"It'll be years before I find another flying job! COVID-19 has ruined my career. I'm going to have a gap in my CV and nothing meaningful to do for the next few years..." If you're a qualified pilot (or about to graduate from flight school) you've probably had troubling thoughts like these since the outbreak of COVID-19. Don't worry - you're not alone. But, don’t give up hope…
Phillip was a retired airline pilot with a few tufts of white hair framing his bald spot. He was wide in the middle and had a kind nature that immediately put everyone at ease. Phillip's job was to teach us how to fly jets, but three weeks later I walked away with far more than the technical knowledge expected of me. An African proverb says that "the youth can walk faster, but the elder knows the road." Phillip's professional advice was testimony to this: "As a pilot, you'll be made redundant several times in your career. Just remember to stay in the aviation industry during these trying times, in whichever way you can so you continue learning."
While none of us expected to utilize his wisdom so soon (we had all signed permanent contracts and were about to launch our airline careers), COVID-19 flung us into an ever-increasing pool of unemployed pilots during a time when new flying jobs are non-existent. For us low-hour pilots, the situation seems dire.
Sticking to Phillip’s advice, I considered ways in which to continue with professional development in the aviation industry during these grim and unprecedented times. I realized that, with a bit of flexibility, the next few years can be an opportunity to develop additional skills that allow for further career progression and protection.
Learning about the aviation industry through university degrees and short courses keeps one's mind actively involved in the industry and proves passion and dedication to long term success. Courses with distance learning programmes are ideal since they offer flexibility and don't serve as barriers when flying jobs present themselves.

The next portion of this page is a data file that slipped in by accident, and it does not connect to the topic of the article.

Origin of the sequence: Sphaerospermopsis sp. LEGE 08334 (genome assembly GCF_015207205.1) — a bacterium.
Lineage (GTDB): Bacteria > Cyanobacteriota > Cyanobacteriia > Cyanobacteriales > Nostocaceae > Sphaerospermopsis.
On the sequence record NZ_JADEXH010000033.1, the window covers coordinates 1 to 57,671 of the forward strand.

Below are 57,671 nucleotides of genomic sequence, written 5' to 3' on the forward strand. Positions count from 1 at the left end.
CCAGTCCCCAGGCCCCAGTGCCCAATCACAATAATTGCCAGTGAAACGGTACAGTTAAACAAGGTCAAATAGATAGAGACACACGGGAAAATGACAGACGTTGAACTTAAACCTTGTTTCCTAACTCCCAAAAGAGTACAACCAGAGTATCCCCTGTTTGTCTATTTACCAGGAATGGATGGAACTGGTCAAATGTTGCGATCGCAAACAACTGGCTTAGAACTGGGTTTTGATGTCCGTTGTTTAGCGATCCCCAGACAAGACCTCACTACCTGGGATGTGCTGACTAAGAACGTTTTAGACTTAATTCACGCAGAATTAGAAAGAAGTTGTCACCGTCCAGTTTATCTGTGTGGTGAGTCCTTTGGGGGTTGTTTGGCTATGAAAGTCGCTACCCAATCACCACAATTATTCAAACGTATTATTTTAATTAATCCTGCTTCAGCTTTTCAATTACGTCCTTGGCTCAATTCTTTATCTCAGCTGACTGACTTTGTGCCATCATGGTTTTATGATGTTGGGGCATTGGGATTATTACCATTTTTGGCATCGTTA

While aviation management degrees are an obvious choice, I'd recommend taking the time to explore all your options to follow your passions. There are numerous universities around the world that offer distance learning aviation degrees - in management, human factors, sustainability, aeronautics etc.
If you're like me and already hold an undergraduate degree, exploring postgraduate options could prove rewarding. So far, I have my eyes set on a Masters degree at Embry-Riddle Aeronautical University in the USA (although, they do offer undergraduate degrees too) and an Honors degree at Buckinghamshire New University in the UK. However, there are a range of other aviation universities you should consider.
If a commitment to several years of studying is daunting, enrolling in a series of short courses can help to open doors, expand one's knowledge, and maintain ties to the industry. IATA, for example, offers a range of courses on its website - during the lockdown, I completed one focused on gender diversity and inclusion in the industry so I highly recommend them.